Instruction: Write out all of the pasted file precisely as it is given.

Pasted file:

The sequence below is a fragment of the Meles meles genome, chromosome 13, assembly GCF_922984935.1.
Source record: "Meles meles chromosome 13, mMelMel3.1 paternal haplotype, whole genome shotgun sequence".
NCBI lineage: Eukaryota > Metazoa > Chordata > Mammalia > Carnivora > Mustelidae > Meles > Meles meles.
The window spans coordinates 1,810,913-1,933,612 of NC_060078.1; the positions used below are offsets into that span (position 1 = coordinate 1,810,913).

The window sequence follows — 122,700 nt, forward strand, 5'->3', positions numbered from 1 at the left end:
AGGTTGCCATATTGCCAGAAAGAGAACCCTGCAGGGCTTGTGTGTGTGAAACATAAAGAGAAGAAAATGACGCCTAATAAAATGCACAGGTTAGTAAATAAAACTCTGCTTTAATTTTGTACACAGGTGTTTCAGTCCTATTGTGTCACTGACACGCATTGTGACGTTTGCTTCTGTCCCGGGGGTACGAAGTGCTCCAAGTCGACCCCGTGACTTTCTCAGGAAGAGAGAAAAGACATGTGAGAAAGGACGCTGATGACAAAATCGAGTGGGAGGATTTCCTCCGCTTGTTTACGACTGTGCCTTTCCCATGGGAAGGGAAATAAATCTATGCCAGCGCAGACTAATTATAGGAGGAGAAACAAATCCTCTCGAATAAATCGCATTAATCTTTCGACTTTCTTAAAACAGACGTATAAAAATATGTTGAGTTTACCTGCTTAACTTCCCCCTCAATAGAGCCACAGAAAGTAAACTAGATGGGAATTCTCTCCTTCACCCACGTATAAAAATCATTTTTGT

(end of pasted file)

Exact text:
The sequence below is a fragment of the Meles meles genome, chromosome 13, assembly GCF_922984935.1.
Source record: "Meles meles chromosome 13, mMelMel3.1 paternal haplotype, whole genome shotgun sequence".
NCBI lineage: Eukaryota > Metazoa > Chordata > Mammalia > Carnivora > Mustelidae > Meles > Meles meles.
The window spans coordinates 1,810,913-1,933,612 of NC_060078.1; the positions used below are offsets into that span (position 1 = coordinate 1,810,913).

The window sequence follows — 122,700 nt, forward strand, 5'->3', positions numbered from 1 at the left end:
AGGTTGCCATATTGCCAGAAAGAGAACCCTGCAGGGCTTGTGTGTGTGAAACATAAAGAGAAGAAAATGACGCCTAATAAAATGCACAGGTTAGTAAATAAAACTCTGCTTTAATTTTGTACACAGGTGTTTCAGTCCTATTGTGTCACTGACACGCATTGTGACGTTTGCTTCTGTCCCGGGGGTACGAAGTGCTCCAAGTCGACCCCGTGACTTTCTCAGGAAGAGAGAAAAGACATGTGAGAAAGGACGCTGATGACAAAATCGAGTGGGAGGATTTCCTCCGCTTGTTTACGACTGTGCCTTTCCCATGGGAAGGGAAATAAATCTATGCCAGCGCAGACTAATTATAGGAGGAGAAACAAATCCTCTCGAATAAATCGCATTAATCTTTCGACTTTCTTAAAACAGACGTATAAAAATATGTTGAGTTTACCTGCTTAACTTCCCCCTCAATAGAGCCACAGAAAGTAAACTAGATGGGAATTCTCTCCTTCACCCACGTATAAAAATCATTTTTGT